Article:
The game of wisdom must have been so thoroughly embraced during the Bronze Age for it to have breathed into form of our Sacred Texts. Reading the Bible in this context, one sees the double edge sword of mastery--the wonder it allowed, the solitude it bestowed. When Christ walks out over the water to helps his buddies in the boat, what better metaphor for being able to manage the sundry details and hobgoblins of the unenlightened life. What is a life threatening situation to the neophyte is just a walk across the water for the adept.

Those who enter heaven join in the game. Those who don't, get by the best they can until they "get it."

The Want of Ages

Gladys Reichard wrote the seminal work on Navaho belief system in Navaho Religion. I bought this book 10 years ago when I was experiencing mysticism for the first time. I was reading everything I could about any belief system other than my own. This time, though, I am convinced that this magical mystery stuff is embedded in my own religion, Christianity. I can read every line of the Holy Bible and connect it to the simple structure of the Alchemical process. But I know it would not have meaning for me if I had not lived this alchemical life which I have--a live rich with nature and beauty, passion and disaster--then read The Alchemist by Paul Coelho, the book that gave a name to what I've been doing forever. To what many of us have been doing forever, I gather.

How could we not--for the alchemical process is ingrained in us, literally, emerging as we do from the earth, itself an ongoing alchemy. But it has been hidden from us in the West and from our counterparts in the Near East, these crazed monotheisms so much to blame. But not the texts of the religions, merely the interpreters of them, the confabulists of vertical cosmogonies, the makers of a faraway Maker. Once we undo that simple architecture, that heaven-up-there-hell-down-there and compress it to within the mind, the shifting symbols of the Holy Bible, drawn directly from alchemical symbology, are perfectly comparable to the Navaho symbologies in Reichard's text: "Considering a whole, all, or any one of its parts as the "same" affects classification. For example, , djic means "medicine bundle as a container," medicine bundle with all its contents, " "contents of medicine bundle," or a "separate item of a medicine bundle." The chanter knows perfectly well that the hide or muslin wrapper is not the same as a the bull-roater, that the "wide board" differs greatly from the talking prayer sticks or from the otterskin collar, yet in certain circumstances each is djic. He is acutely aware of the context and, therefore, of "sameness" and "difference," whereas his questioner is unable to determine the meaning because his is ignorant o the cultural context. (8) Cultural context is, of course, everything. And it makes our, meaning Western Judeo Christianity post-317 A.D., loss of the alchemical metaphor more heartbreaking. This is our culture. This is our context. And we have been forced to live without it and still expected to understand our own sacred texts.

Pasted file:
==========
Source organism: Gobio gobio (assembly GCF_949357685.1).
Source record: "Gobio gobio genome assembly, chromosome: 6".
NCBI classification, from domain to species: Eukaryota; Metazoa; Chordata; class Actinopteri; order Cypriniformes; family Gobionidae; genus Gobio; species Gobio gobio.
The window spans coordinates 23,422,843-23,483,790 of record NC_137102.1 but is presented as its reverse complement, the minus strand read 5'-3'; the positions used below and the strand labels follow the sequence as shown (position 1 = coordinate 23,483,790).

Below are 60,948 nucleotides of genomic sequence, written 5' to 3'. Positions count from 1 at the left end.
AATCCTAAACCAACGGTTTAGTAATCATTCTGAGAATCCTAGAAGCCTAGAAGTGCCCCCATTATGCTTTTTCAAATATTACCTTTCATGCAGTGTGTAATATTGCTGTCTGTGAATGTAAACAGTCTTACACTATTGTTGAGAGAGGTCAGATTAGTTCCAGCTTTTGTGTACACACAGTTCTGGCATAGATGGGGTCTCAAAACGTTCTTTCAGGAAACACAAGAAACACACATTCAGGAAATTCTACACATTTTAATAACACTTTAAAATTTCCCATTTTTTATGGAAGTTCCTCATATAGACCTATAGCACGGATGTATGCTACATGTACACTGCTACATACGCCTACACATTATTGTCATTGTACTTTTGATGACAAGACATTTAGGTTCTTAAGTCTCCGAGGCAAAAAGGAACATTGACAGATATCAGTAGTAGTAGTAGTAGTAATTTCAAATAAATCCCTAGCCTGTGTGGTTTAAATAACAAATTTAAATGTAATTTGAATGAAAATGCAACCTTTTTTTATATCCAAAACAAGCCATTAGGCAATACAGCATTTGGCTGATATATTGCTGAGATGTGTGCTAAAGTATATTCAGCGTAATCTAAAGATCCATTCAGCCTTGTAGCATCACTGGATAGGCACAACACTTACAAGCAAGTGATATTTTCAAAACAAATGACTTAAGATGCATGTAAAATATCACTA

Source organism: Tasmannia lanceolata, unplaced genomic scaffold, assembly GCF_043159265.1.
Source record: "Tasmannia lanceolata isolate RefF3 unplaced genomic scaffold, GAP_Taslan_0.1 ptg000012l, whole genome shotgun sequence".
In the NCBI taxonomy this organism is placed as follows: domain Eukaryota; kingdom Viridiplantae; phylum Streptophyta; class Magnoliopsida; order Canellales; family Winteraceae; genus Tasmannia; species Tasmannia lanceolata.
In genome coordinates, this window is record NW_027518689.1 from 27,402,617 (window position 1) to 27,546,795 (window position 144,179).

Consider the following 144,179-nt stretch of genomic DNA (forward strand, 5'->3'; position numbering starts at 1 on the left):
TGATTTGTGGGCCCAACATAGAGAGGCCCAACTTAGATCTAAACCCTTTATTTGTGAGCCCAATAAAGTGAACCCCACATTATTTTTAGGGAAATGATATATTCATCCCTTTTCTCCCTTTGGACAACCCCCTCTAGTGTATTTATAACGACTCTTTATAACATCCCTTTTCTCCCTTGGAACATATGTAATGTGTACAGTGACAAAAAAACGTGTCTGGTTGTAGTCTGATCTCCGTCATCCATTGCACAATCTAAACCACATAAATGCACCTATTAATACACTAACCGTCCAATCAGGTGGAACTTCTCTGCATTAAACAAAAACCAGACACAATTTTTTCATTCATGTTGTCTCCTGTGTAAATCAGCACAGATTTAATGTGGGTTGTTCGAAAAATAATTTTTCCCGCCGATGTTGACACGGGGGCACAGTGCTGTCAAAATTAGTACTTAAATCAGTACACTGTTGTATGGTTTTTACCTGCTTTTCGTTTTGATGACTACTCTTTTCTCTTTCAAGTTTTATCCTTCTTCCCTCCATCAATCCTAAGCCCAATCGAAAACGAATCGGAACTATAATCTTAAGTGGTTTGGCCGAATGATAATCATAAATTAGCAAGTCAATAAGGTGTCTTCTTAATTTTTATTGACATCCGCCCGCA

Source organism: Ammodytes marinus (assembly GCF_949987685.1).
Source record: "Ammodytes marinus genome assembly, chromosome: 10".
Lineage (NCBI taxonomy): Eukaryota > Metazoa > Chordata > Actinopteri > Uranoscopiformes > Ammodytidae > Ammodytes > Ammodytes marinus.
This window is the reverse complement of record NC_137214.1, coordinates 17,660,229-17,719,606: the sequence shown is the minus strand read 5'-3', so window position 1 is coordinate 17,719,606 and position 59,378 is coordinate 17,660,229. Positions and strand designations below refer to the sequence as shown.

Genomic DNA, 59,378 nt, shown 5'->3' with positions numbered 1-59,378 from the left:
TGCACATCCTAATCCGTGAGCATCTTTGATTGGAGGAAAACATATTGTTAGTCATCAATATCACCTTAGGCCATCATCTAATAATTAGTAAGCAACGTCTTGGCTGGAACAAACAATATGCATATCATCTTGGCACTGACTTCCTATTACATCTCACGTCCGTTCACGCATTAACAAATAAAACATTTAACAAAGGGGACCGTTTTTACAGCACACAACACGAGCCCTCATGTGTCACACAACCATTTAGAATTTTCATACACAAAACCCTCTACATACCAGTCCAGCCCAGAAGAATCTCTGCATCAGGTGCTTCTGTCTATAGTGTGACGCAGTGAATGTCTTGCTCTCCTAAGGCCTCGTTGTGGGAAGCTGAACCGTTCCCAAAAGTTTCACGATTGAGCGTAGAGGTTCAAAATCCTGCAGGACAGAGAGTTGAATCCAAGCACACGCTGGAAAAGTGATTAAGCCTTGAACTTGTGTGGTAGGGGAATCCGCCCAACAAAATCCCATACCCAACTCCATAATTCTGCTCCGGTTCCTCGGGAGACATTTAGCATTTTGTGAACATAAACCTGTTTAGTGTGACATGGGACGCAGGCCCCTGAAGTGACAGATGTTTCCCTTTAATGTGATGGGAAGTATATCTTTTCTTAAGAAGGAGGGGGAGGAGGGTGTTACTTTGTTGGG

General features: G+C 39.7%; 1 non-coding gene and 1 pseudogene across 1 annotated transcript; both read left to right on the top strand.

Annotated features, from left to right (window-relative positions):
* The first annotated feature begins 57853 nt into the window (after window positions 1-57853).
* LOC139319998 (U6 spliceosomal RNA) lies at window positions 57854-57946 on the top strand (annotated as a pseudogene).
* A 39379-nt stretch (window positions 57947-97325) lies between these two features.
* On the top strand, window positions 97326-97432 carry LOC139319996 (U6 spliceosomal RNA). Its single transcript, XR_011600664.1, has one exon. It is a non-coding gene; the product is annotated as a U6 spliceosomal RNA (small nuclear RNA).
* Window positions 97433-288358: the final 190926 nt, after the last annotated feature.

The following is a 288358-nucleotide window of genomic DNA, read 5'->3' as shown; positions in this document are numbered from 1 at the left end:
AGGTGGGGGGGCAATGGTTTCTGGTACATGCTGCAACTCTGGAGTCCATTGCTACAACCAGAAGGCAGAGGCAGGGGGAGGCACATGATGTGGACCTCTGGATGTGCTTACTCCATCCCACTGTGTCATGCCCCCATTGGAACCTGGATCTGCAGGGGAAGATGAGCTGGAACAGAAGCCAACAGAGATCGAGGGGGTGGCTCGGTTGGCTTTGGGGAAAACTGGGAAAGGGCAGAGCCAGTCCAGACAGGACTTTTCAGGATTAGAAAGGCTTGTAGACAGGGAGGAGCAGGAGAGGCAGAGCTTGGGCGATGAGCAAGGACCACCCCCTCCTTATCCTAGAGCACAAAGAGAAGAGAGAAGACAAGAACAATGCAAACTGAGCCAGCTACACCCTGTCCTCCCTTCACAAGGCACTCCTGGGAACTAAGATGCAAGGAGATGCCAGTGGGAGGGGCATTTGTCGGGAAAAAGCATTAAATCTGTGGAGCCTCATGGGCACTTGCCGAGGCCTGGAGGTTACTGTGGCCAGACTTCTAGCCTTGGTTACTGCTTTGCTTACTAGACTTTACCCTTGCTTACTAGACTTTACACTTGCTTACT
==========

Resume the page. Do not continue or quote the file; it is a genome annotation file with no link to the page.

What infuriates me: how may of my loved ones deal with depression and have actually succumbed to suicide when all along we have had this Book to guide us through our sorrows and our psychoses and no one was allowed to know. The way I see it: if a religion isn't healing its followers, somebody's being jacked.

And this is our story. 2700 years of jacking. And all along we have had what the Taoists, Buddhists, and Native Americans have had, a religious context for belonging in our own lives.

The Strawberry Field

At some point, a truth is simply a truth, a fact a fact. Whatever deafness took away from me, it has given me much more. I'm at the beach. This is, I suppose, my eighth week in this state of mind and every day brings a new lesson, a new penetration of what I used to call the world. Last night I prayed on the sand, just as I used to during my first initiation ten years ago. I used the prayer name I was given then, the one I don't say out loud to anyone. And I asked for a lesson. Lessons come in dreams and in day to day events. Once establised, as Mircea Eliade teaches, the dialectic of the hierophanies is a fluid interchange between invisible and visible worlds. My dream was this: an enormous strawberry. The biggest strawberry--as tall as a person, as wide as a couch, and inside it were all these other great big strawberries. I opened one of them took a bite and it was just the perfect strawberry, bite after bite. I can still taste it now. Later, the lesson came when I withdrew money from an ATM at the aquarium and found considerably extra funds in my bank account. This is also connected possibly to how yesterday when I was shopping rather wildly, I pictured a fountain each time I spent money. With my mind fixed on the fountain, I wondered if the "currency" of the water would flow into the "currency" of my cash. In the world of strawberries within strawberries, this apparently works. Upon finding the extra money in my account, I promptly started envisioning Niagara Falls and sending its "currency" into the bank accounts of my closest friends--and for the ones in my life who are coping with depression and break ups, I sent the currency as strength. Lao Tse teaches in one of the early Tao te Ching poems that one should be satisfied with enough in the cup and not ask for the filling portion. I remember this.